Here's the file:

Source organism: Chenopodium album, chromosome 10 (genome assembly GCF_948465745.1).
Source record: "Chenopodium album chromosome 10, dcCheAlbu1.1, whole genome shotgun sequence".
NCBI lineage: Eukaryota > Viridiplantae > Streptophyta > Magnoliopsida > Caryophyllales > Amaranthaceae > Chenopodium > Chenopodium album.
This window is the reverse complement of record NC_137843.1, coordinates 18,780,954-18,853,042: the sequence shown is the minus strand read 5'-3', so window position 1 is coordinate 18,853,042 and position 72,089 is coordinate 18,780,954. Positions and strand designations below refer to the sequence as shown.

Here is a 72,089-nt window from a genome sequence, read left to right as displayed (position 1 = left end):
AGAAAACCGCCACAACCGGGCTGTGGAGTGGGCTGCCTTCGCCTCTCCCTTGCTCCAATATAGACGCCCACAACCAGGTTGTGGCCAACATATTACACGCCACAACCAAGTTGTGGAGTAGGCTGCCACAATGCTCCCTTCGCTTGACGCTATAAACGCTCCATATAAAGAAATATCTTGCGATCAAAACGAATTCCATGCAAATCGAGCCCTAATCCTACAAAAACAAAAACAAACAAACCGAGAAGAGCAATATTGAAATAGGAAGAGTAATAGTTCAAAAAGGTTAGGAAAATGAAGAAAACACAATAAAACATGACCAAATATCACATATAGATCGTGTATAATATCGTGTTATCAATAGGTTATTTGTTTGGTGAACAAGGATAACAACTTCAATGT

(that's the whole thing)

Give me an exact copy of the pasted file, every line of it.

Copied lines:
Source organism: Chenopodium album, chromosome 10 (genome assembly GCF_948465745.1).
Source record: "Chenopodium album chromosome 10, dcCheAlbu1.1, whole genome shotgun sequence".
NCBI lineage: Eukaryota > Viridiplantae > Streptophyta > Magnoliopsida > Caryophyllales > Amaranthaceae > Chenopodium > Chenopodium album.
This window is the reverse complement of record NC_137843.1, coordinates 18,780,954-18,853,042: the sequence shown is the minus strand read 5'-3', so window position 1 is coordinate 18,853,042 and position 72,089 is coordinate 18,780,954. Positions and strand designations below refer to the sequence as shown.

Here is a 72,089-nt window from a genome sequence, read left to right as displayed (position 1 = left end):
AGAAAACCGCCACAACCGGGCTGTGGAGTGGGCTGCCTTCGCCTCTCCCTTGCTCCAATATAGACGCCCACAACCAGGTTGTGGCCAACATATTACACGCCACAACCAAGTTGTGGAGTAGGCTGCCACAATGCTCCCTTCGCTTGACGCTATAAACGCTCCATATAAAGAAATATCTTGCGATCAAAACGAATTCCATGCAAATCGAGCCCTAATCCTACAAAAACAAAAACAAACAAACCGAGAAGAGCAATATTGAAATAGGAAGAGTAATAGTTCAAAAAGGTTAGGAAAATGAAGAAAACACAATAAAACATGACCAAATATCACATATAGATCGTGTATAATATCGTGTTATCAATAGGTTATTTGTTTGGTGAACAAGGATAACAACTTCAATGT